Steven DeWitt

Steven DeWitt is a New York City-based conservation photographer. His work has appeared in numerous national and international publi…

Water Rights

About Saving the Homestake

“Saving the Homestake” is a documentary film by Steven DeWitt about the fight to protect a rare wetland ecosystem from destruction in Colorado’s Eagle River watershed. At the edge of the Holy Cross Wilderness, hemmed in by forests and soaring mountain peaks, is a 10,000 year old wetland ecosystem in a glacial valley called the Homestake. Flowing through the valley is Homestake Creek, a tributary of the Eagle River – one of the Colorado River’s major upper tributaries.

A group of parties that collectively own water rights in the area want to build a reservoir by damming Homestake Creek. Almost all of the stored water would be pumped east back over the Continental Divide through a series of pipes and tunnels to the expanding cities of Aurora and Colorado Springs whose water rights in the area date back to 1952.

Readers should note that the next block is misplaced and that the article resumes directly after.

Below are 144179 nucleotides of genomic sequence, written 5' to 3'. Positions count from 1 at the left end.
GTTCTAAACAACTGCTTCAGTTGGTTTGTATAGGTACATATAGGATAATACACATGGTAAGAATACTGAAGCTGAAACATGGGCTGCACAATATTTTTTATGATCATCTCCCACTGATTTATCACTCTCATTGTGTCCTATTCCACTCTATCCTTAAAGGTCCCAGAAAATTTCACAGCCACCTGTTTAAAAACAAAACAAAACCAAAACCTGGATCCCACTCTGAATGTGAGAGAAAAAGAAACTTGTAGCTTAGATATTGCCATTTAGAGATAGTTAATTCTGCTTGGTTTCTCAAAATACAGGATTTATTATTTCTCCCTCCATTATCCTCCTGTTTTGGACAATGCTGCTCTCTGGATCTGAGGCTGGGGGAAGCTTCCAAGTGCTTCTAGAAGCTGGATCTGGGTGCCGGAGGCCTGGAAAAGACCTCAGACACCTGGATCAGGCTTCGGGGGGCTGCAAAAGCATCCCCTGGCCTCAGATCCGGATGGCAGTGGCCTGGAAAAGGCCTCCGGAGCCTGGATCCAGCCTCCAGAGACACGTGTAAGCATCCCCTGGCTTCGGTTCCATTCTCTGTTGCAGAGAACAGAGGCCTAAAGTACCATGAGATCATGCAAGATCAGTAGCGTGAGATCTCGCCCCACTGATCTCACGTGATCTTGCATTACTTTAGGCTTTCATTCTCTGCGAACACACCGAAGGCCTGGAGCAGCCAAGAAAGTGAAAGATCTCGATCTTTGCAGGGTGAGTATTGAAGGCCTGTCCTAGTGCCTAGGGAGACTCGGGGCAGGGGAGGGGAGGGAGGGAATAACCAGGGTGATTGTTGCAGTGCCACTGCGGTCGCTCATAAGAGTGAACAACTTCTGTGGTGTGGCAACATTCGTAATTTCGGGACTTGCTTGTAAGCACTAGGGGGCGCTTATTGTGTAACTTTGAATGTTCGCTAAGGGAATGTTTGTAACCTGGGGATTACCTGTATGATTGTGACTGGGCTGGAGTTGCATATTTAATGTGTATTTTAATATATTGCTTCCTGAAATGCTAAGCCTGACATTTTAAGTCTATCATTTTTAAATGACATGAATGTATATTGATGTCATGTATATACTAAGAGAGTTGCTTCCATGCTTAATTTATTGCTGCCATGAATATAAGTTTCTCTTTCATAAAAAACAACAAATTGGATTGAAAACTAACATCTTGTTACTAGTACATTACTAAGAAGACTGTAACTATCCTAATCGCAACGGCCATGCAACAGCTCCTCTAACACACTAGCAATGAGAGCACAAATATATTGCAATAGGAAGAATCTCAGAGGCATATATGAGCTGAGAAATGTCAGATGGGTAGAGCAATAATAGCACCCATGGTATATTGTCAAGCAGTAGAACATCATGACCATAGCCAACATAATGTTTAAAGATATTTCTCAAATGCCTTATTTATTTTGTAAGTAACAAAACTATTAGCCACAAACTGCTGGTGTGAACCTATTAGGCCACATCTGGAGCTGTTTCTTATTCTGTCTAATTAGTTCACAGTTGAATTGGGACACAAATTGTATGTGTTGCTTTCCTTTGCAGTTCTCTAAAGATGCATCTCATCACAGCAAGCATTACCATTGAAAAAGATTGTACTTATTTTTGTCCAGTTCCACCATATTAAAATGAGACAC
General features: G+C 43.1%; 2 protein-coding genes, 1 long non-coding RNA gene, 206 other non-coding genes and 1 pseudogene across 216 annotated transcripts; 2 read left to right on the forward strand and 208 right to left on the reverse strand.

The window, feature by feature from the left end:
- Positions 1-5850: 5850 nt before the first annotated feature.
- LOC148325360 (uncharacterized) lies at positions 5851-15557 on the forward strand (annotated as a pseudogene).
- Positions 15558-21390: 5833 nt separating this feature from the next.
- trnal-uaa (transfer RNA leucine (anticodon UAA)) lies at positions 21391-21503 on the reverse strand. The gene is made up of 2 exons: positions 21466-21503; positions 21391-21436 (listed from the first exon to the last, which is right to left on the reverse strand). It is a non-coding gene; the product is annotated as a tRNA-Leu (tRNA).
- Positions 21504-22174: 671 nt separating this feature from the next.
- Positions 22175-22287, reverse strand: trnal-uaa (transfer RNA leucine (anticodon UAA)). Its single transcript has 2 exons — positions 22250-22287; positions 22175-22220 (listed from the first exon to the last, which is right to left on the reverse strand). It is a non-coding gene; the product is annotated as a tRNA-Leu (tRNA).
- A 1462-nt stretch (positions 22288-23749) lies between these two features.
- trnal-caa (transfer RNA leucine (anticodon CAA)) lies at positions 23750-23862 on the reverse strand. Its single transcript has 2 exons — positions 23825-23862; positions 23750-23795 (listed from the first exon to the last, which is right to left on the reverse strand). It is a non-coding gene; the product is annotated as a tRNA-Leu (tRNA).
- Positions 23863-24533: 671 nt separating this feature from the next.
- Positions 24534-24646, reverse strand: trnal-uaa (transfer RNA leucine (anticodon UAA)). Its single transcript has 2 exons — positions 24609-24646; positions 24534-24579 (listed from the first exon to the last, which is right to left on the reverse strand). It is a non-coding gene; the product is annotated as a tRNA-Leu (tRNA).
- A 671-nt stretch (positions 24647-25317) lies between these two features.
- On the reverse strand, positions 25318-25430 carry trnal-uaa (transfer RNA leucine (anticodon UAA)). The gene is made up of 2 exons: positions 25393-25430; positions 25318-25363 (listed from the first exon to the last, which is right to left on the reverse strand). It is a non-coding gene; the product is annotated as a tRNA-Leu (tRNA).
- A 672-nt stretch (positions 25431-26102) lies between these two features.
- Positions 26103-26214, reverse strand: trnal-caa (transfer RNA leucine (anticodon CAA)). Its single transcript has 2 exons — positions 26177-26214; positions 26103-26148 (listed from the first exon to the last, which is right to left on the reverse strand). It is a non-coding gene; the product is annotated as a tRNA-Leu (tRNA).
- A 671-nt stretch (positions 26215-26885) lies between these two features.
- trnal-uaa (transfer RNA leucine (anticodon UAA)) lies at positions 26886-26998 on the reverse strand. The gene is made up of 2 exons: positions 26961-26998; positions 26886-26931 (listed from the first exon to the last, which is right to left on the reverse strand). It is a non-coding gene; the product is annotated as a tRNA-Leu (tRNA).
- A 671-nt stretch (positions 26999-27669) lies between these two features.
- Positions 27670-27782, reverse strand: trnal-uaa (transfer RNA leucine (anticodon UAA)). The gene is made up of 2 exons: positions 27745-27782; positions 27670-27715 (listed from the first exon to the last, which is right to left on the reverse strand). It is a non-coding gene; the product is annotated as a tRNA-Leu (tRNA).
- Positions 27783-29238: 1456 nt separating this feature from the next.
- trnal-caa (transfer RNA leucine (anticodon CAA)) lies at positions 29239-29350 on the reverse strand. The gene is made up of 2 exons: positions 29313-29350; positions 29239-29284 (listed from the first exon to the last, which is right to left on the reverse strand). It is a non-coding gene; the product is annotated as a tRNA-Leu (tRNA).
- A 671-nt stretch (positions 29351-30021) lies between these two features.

The proposed reservoir would inundate the wetlands and divert water from the Colorado River Basin. Water projects like these that siphon water from the Western Slope of the continent is one of the reasons the Colorado River hasn’t reached the Gulf of California since 1998. A lot needs to happen before dam construction can begin, but if the parties with water rights succeed in damming the Homestake, this rare, ancient, beautiful, biologically diverse, carbon sink will be lost forever.

In telling the story of a proposed dam in Colorado’s Homestake Valley, “Saving the Homestake” shows how the collision of water rights, exploding population growth and the climate emergency is a disaster unfolding throughout the entire American Southwest.